The Dress Lodger by Sheri Holman
In Sunderland, England, a city quarantined by the cholera epidemic of 1831, a defiant, fifteen-year old beauty in an elegant blue dress makes her way between shadow and lamp light. A potter’s assistant by day and dress lodger by night, Gustine sells herself for necessity in a rented gown, scrimping to feed and protect her only love: her fragile baby boy.
She holds a glimmer of hope after meeting Dr. Henry Chiver, a prisoner of his own dark past. But in a world where suspicion of medicine runs rampant like a fever, these two lost souls will become irrevocably linked, as each crosses lines between rich and destitute, decorum and abandon, damnation and salvation.
This tale is masterfully told, with a clear, tender voice like no other. The dismal, disease-ridden streets, graveyards, and hovels of Sunderland will take shape around you. Holman’s prose is poetic yet disturbing, fleshing out the raw truth of 1831 Sunderland.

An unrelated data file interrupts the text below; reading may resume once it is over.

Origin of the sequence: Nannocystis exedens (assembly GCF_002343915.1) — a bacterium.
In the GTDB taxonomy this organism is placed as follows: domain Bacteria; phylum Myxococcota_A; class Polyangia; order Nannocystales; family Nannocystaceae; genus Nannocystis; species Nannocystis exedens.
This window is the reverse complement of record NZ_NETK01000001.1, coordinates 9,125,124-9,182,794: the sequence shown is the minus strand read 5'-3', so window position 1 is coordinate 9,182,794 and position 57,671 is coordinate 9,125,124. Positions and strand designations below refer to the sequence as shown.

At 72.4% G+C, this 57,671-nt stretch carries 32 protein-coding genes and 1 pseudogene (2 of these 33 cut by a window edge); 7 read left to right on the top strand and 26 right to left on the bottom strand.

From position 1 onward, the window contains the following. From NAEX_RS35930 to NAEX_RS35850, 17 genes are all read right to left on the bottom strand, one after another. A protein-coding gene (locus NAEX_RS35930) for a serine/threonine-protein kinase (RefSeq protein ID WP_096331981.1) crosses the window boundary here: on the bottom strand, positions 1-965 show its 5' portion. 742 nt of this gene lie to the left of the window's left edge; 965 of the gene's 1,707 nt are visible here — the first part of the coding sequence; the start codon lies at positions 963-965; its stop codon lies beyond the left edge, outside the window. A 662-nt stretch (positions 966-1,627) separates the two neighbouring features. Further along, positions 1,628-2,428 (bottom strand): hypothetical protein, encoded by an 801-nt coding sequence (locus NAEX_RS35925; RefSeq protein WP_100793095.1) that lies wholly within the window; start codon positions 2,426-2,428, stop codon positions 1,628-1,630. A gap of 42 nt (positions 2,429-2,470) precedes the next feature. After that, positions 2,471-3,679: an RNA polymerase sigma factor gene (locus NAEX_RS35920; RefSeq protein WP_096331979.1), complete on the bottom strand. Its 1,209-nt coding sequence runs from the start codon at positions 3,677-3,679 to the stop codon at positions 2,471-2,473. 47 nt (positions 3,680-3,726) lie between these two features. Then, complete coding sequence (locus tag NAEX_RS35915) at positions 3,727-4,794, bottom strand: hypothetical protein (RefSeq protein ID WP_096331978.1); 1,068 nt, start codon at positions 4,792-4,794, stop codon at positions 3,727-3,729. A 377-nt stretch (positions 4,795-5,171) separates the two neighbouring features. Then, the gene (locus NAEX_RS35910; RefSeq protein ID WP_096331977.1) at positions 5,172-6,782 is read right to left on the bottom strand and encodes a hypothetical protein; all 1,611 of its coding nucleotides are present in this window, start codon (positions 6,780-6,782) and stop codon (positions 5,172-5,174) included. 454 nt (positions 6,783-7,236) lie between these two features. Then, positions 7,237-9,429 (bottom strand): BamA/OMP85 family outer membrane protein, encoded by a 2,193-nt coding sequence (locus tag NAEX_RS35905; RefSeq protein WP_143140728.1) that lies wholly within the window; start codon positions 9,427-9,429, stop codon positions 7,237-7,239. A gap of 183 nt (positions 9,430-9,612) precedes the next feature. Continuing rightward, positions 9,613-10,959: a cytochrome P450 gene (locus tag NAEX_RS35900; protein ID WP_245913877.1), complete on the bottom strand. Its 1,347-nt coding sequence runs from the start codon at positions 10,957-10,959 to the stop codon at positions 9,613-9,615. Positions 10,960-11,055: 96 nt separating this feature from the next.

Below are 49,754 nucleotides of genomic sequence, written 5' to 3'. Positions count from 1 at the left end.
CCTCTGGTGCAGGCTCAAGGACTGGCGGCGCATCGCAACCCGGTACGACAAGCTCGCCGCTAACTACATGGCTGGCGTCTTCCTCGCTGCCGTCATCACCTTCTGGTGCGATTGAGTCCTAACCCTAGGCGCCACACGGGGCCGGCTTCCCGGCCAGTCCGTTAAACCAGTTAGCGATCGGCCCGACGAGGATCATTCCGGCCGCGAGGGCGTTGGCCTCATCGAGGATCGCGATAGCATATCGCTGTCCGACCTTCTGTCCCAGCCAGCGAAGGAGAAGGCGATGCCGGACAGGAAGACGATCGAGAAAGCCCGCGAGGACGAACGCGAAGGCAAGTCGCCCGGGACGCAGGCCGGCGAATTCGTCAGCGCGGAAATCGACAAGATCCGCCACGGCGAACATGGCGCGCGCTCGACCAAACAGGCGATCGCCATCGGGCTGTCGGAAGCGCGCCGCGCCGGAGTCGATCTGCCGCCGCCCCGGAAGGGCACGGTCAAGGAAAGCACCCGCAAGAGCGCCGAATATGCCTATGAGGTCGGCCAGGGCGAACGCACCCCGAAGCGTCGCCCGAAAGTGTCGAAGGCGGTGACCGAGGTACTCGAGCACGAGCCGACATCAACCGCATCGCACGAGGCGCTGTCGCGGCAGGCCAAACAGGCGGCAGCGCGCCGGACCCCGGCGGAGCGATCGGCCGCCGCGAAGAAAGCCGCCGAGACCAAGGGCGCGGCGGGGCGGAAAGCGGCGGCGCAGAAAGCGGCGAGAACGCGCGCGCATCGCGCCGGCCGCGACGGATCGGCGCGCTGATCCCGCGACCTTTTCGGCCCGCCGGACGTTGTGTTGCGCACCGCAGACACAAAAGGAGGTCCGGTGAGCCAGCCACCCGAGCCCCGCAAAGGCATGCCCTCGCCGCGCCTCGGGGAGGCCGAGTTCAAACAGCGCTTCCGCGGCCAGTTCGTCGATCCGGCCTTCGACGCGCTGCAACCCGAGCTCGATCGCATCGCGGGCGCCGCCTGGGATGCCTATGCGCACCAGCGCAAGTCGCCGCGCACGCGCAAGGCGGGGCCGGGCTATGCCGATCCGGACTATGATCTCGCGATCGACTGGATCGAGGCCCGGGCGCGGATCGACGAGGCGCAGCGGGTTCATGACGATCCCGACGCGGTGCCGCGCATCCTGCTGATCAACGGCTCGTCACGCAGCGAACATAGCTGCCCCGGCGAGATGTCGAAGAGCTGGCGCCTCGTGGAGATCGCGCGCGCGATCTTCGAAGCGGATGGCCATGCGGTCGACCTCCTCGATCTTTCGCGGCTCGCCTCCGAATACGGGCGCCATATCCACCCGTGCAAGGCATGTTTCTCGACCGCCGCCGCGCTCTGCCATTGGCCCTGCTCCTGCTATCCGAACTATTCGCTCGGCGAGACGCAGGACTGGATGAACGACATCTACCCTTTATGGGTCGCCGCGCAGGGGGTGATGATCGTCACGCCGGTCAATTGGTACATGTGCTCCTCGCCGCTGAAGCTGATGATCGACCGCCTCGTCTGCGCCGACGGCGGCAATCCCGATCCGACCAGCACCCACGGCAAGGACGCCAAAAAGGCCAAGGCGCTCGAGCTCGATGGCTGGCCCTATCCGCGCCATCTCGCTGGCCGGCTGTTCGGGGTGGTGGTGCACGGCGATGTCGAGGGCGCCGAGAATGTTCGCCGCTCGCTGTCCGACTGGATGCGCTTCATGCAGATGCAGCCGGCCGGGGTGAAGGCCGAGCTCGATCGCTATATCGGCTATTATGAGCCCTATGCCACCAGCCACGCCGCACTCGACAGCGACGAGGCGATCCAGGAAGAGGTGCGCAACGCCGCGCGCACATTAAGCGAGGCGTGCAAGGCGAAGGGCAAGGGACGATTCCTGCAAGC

Holman doesn’t dance around the subjects of dress lodging, dissection, disease, and grave robbing, but rather plunges into their heart with a blunt voice. The heroine, young Gustine, will capture your interest and your heart. The wide, vivid cast of characters in The Dress Lodger riot from the pages; Holman gives the reader reason to pity, loathe, and love them by turns.
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As Simple as Snow